Microsoft buys Sidekick phone creator Danger

The mobile device company responsible for the Sidekick smart phone, and originally co-founded by Andy Rubin -- who now heads up an open source project at Google -- will be joining the Microsoft arsenal in the mobile space.

Although stymied for the moment in its multi-billion dollar bid for Yahoo, Microsoft forged ahead over the weekend in building up its cache of buyouts, leveraging the remote venue of a mobile conference in Barcelona, Spain to announce the purchase of Danger, Inc., the company that created the Sidekick smart phone.

"With all the excitment about what's going on in the company right now, [this deal] is critical to our future and decisive to our future," stated Robbie Bach, Microsoft's president of entertainment and devices at a news conference at the Mobile World Congress in Barcelona this morning.


The Danger buyout isn't exactly a hostile takeover, although one of Danger's co-founders, Andy Rubin, is currently director of mobile platforms at Google, the traditional archrival to both Yahoo and Microsoft in Web-based search and advertising.

In contrast to the highly publicized negotiations in Microsoft's try at buying Yahoo, Microsoft is keeping a lid on the selling price for Danger.

But the deal is seen by many observers as opening up opportunities for Microsoft in mobile applications, an area that also happens to fit in well with Microsoft's ambitions toward advancing its display advertising capabilities on both mobile and other Web-based consumer entertainment platforms.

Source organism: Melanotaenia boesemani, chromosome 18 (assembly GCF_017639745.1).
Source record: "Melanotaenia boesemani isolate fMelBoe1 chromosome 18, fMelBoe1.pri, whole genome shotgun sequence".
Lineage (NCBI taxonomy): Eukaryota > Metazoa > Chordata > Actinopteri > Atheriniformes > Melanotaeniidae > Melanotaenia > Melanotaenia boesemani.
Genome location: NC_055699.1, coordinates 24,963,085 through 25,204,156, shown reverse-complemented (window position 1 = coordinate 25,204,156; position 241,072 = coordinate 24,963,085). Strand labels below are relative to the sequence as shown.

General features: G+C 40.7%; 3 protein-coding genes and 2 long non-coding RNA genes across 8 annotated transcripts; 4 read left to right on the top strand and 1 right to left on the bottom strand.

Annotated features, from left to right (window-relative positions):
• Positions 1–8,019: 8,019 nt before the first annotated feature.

Bach reportedly contended that the Danger acquisition "completes the picture for us in terms of making the transition from just being on the business side of things to being on the consumer side of things."

Beyond the buyout of Danger and the mobile ad deals with European publishers, Microsoft also announced at the show that it's gotten the nod from Orange, a major mobile operator, to serve as its ad serving partner for mobile display ads in Spain. And Microsoft also announced that several major European mobile publishers -- including Autonews, L'Equipe, and -- are now using Microsoft's mobile ad platform.

Yet Google has made news in Barcelona this week as well, with several of its partners demoing applications now under development for Google's Android, an open source mobile development project now headed up by Rubin. With the launch last fall of the Open Handset Alliance (OHA), 34 companies around the world announced support for Android.

Meanwhile, officials of some other companies that were not part of the launch, such as Verizon Wireless -- have since said they're in favor of an open source development environment, as a way of spurring applications that will easily run across multiple vendors' mobile platforms.

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